This simulation shows power boxes for a circuit that can have resistors in series and parallel, depending on the switches. The concept of power boxes was introduced in a September 2018 article in The Physics Teacher, by Daryl McPadden, Jason Dowd, and Eric Brewe, titled "Power Boxes: New Representation for Analyzing DC Circuits".
This simulation shows the power boxes for a circuit with three resistors and two switches. When switch 1 is closed, that branch has zero resistance and all the current flows through switch 1, with no current going to resistor 2 or resistor 3. Things are more interesting when switch 1 is open. In this case, try setting all the resistors to the same resistance, and then predict what will happen when switch 3 is closed. In particular, predict what will happen to resistor 1 (the blue one).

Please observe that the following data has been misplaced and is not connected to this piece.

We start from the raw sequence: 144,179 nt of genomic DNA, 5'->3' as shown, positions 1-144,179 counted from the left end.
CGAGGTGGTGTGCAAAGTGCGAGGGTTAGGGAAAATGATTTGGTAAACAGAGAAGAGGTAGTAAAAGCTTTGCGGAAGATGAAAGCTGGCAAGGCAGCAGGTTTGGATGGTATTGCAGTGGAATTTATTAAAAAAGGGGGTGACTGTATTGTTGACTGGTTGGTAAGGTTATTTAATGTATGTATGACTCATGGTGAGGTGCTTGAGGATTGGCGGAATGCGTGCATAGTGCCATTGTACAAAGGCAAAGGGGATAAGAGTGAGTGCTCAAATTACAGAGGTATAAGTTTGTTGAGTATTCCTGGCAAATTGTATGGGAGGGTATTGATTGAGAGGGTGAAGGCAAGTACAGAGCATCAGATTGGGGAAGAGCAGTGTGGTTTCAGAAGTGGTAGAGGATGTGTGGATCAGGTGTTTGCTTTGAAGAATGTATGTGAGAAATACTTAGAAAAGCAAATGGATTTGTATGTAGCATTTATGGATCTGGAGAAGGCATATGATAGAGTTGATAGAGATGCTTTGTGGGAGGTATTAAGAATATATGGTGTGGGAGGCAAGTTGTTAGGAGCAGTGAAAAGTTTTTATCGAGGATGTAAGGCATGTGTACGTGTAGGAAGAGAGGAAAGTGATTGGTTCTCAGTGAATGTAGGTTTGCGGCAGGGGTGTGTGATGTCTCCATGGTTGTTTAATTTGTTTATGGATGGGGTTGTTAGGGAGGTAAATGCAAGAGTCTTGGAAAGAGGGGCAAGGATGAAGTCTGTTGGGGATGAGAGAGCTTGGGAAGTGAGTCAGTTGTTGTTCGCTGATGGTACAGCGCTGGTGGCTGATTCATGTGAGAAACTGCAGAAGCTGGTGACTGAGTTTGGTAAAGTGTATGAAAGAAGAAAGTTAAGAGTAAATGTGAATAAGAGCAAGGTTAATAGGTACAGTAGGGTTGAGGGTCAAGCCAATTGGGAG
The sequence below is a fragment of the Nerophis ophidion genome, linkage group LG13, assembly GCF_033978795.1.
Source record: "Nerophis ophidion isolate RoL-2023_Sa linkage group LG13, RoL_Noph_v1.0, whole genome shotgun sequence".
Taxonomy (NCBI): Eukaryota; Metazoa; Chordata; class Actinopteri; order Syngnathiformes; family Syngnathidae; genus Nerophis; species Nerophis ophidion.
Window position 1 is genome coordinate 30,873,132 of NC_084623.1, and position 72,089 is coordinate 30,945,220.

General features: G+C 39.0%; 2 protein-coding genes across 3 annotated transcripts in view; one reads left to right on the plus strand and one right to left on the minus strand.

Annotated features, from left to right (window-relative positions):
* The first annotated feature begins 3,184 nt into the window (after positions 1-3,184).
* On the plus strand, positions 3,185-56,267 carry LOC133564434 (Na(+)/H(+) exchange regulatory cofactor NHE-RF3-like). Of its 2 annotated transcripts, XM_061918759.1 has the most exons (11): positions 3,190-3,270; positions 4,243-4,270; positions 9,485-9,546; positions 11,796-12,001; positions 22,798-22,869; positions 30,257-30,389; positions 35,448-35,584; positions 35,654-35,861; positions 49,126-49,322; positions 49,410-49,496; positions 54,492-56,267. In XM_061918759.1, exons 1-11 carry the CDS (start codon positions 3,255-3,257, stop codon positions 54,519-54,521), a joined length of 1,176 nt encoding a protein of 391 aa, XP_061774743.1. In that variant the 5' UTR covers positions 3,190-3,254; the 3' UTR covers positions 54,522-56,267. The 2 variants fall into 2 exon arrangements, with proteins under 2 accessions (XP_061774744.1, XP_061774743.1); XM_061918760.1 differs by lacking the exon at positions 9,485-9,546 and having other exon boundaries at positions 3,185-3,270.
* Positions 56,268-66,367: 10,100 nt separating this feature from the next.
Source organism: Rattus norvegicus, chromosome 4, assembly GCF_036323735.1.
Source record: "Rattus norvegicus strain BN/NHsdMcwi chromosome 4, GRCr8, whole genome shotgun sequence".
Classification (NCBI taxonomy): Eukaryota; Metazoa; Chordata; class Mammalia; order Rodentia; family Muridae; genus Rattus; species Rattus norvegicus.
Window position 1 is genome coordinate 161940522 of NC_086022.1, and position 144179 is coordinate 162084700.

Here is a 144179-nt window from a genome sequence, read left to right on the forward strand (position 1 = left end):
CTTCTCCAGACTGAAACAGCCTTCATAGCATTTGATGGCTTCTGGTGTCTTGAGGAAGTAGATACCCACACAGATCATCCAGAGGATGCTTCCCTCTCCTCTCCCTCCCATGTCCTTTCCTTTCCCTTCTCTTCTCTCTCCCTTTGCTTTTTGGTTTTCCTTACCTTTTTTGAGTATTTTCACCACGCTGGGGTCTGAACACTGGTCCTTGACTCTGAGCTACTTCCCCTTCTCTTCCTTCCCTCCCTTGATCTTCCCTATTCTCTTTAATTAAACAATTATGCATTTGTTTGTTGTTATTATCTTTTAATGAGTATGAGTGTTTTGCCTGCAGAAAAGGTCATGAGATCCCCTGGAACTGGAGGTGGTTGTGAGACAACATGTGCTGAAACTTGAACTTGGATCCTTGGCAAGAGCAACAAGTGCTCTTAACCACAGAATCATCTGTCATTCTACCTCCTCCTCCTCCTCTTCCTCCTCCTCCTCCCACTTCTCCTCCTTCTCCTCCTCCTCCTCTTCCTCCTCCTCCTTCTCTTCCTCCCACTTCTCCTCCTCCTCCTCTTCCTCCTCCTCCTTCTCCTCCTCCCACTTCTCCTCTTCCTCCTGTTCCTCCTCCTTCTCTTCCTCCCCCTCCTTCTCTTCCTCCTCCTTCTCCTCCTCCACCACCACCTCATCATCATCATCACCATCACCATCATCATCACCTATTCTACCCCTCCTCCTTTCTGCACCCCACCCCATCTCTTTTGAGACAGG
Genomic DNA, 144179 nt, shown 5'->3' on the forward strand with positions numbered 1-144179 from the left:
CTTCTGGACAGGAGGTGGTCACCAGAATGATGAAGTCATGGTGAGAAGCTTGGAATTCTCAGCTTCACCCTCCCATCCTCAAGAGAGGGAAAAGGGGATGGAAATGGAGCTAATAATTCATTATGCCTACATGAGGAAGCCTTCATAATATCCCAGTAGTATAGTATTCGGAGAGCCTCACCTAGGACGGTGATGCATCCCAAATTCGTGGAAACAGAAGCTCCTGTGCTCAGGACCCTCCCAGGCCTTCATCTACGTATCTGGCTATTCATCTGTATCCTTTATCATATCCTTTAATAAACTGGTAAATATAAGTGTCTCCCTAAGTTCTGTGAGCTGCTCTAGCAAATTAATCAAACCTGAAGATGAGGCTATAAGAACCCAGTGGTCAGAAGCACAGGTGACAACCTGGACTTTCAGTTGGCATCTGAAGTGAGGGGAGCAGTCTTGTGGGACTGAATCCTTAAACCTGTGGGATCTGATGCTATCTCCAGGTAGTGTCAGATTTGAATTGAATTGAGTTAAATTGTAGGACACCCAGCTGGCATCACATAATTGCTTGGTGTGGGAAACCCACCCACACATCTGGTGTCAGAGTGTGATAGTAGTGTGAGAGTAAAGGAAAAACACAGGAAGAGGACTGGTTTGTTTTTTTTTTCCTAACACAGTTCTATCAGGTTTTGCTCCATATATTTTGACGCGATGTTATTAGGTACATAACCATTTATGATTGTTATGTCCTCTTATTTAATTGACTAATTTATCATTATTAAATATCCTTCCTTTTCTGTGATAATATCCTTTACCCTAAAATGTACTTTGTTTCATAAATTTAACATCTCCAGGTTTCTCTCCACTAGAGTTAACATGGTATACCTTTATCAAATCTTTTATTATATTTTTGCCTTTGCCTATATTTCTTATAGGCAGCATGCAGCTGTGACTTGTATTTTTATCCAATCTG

At the top left, the black region on the power box shows the power input to the circuit by the battery. On the right, we see (individually) the power dissipated as thermal energy and/or light by the three resistors / light bulbs. Note the thick black line at the bottom of those power boxes, to indicate that there is still a current in the bottom wire in the circuit, even though the voltage has dropped to zero after the current has passed through the resistor.
The power box at the bottom left is a summary for the circuit, showing where the power in the circuit is dissipated.
Adjust the sliders, to see the impact on the power boxes of adjusting the battery voltage and the resistances of the resistors. In addition, use the buttons to open or close the switches.
Simulation written by Andrew Duffy, and first posted on 1-2-2019.
The counter has been running on this page since 1-2-2019. The number of people accessing the page since then is: